Behind the screen with Lone Peak Cinema
By Sally Fisher Explore Big Sky Contributor
“The Hunger Games – Mockingjay Part 1,” showing now at Lone Peak Cinema, is the 189th major Hollywood film to premiere at the Big Sky movie theater I own with my husband, Scott.
What does it take to get new films to Big Sky?
It starts by keeping our ears to the ground and understanding the preferences of the community and its visitors. The team at Lone Peak Cinema listens to what people want to see, including requests on Facebook – today’s suggestion box – and talks to frequent patrons. We read film news and reviews on imdb.com and the industry site Rentrak, and watch hours of movie trailers.
We test tubs and tubs of popcorn each week, and even order popcorn at other theaters or bars just to compare it to ours. We do our best to offer local and independent films and make them fit with blockbuster movie titles, as well as host community events.
Movie theaters across the nation pay an average of 58 percent of ticket sales to the movie distribution companies for film rental. The actual percentage starts higher than that, and then decreases as the theater continues to show the film – an incentive for cinemas to keep movies playing in their theaters longer.
On average, Lone Peak Cinema keeps a movie for two weeks, though there are some movies that require a longer lease by the distribution companies. Typically, movies are released on Fridays or holidays, and it’s cheaper and easier to acquire a film two weeks after its opening date, when there’s less competition for the movie. This lease also determines if a movie can share the screen or be stacked with another film. Theaters must comply with these restrictive rates of return and attempt to recover their operating costs through the concessions sales.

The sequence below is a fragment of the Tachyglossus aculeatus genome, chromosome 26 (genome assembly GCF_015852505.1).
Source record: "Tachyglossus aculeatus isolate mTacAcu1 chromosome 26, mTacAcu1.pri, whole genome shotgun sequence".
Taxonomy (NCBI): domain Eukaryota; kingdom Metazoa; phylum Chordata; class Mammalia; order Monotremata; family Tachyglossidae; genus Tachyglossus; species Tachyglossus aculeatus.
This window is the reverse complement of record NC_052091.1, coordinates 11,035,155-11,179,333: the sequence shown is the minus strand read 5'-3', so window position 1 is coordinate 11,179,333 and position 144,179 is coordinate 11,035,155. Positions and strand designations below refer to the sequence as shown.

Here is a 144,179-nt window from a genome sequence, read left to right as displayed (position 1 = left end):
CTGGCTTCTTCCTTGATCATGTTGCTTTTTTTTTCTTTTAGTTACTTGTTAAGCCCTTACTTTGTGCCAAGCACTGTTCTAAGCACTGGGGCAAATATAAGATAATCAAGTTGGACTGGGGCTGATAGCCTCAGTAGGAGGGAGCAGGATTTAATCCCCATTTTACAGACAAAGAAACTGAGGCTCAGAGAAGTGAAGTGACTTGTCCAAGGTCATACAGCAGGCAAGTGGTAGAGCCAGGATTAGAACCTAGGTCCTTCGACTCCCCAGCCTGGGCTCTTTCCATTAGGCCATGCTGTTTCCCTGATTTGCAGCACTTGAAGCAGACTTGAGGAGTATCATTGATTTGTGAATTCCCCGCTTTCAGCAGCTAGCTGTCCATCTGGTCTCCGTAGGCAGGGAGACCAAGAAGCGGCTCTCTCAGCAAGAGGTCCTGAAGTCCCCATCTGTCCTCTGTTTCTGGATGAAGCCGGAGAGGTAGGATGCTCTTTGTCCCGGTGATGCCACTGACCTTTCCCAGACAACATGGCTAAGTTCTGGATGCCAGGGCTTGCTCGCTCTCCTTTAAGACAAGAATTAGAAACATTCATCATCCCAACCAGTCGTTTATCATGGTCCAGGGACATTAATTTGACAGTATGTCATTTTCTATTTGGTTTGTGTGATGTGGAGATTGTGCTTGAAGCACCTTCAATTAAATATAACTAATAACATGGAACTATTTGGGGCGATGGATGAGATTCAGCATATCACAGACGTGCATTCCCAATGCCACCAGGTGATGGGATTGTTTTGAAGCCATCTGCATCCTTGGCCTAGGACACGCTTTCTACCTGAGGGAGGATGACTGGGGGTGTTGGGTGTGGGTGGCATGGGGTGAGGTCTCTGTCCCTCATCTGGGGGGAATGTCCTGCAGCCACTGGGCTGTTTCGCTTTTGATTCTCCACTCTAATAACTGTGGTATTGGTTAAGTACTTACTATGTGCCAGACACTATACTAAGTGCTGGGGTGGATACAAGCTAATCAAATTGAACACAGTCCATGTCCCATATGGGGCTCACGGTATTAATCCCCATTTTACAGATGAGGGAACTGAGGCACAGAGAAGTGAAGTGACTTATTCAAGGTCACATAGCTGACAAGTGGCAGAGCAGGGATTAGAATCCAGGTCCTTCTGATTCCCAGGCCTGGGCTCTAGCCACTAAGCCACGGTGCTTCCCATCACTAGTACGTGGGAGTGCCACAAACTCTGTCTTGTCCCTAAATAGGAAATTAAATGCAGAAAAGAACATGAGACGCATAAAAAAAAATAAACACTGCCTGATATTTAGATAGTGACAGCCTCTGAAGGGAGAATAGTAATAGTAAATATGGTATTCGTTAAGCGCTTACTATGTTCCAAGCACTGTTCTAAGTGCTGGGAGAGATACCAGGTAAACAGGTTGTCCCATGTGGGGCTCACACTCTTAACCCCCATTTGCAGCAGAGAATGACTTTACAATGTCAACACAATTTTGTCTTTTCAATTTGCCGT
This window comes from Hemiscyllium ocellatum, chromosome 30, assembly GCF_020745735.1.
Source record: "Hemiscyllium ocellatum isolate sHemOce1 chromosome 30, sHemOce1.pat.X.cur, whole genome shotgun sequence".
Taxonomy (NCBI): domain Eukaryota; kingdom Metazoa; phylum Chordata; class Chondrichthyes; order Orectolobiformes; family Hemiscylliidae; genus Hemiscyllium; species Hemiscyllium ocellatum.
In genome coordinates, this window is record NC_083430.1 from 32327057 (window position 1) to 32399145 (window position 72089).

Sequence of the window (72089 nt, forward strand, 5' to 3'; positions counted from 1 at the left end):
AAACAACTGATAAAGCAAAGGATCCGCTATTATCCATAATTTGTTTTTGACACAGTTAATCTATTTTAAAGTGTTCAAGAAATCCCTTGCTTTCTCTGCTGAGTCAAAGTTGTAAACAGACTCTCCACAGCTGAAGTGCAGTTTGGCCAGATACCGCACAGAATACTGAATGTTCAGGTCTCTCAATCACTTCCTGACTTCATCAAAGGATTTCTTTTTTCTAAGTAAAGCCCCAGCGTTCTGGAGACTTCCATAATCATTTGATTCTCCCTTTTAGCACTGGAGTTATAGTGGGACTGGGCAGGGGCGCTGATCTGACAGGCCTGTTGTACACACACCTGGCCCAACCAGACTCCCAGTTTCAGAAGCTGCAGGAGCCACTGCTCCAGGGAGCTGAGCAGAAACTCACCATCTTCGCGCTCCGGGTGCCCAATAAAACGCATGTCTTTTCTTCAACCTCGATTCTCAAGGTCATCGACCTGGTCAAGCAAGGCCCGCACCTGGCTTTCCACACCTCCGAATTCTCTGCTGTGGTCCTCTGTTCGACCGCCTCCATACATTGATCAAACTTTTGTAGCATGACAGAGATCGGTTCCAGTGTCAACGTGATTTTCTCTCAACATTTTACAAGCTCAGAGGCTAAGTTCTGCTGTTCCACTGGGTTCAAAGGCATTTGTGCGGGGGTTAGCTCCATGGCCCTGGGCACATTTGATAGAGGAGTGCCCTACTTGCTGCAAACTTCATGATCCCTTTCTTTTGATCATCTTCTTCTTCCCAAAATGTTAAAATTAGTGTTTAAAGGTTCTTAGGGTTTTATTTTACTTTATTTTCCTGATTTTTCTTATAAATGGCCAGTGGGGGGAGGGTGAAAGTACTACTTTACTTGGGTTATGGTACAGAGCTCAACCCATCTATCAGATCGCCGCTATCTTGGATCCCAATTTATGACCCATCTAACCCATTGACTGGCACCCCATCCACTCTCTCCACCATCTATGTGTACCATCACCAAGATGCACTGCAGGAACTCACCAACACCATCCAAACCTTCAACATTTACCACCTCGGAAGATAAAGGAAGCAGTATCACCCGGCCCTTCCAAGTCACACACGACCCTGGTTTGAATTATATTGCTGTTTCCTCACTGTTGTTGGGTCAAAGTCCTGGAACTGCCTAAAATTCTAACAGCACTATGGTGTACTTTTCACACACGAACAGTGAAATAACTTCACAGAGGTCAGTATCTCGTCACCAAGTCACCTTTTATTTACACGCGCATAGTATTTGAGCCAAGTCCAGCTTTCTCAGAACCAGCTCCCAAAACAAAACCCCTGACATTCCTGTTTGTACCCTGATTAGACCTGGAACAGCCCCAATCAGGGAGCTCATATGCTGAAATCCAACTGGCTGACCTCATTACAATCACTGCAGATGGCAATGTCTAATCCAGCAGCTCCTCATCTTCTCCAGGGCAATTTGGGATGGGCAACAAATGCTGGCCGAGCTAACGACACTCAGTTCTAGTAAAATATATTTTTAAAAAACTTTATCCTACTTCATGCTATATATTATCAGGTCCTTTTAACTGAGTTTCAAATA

As an independent theater, Lone Peak Cinema works with a booking agent to negotiate a film’s “engagement,” or the terms of a film’s lease with distribution companies such as Warner Bros., Sony, Paramount, and Disney, to name a few.
Larger theater chains have internal booking departments that work to secure the movies shown at all of their locations across the country. Particular venues can request films that would be successful in their communities, but most have little influence in deciding what plays on their screens.
Independent movie theaters like Lone Peak Cinema have more control over the films they request, but to secure a high-demand movie, theaters may be obligated to play another film from that distributor, or agree to other restrictive terms. However, where competition with larger chains exists, the larger chain usually wins the right to show the film.
After a movie is filmed, the studio creates the film’s licensing agreement with a distribution company and decides how many prints to make and distribute. Booking agents request films from the distribution companies for their theaters. All cinemas are ranked and compete based on a national priority list.
A theater’s priority depends on a number of things including number of screens, days of the week open, type of projection and sound equipment, and ticket prices. The most critical priority factor is predicted ticket sales, so even small, independent theaters with consistently sold-out attendance are able to compete with larger chains such as Regal Gallatin Valley Cinemas in Bozeman.
Community involvement, attendance, and support are the real driving factors bringing great films to Big Sky – the more tickets we sell, the greater priority. So catch a movie at your local cinema this winter, where the popcorn is always hot and the beer is always cold.
Sally Fisher is originally from Chattanooga, Tenn. and Scott is from Avon, Colo. They fell in love at the University of Colorado in Boulder, found Big Sky in 2007 and fell in love again. Lone Peak Cinema celebrated its three-year anniversary on Nov. 19.
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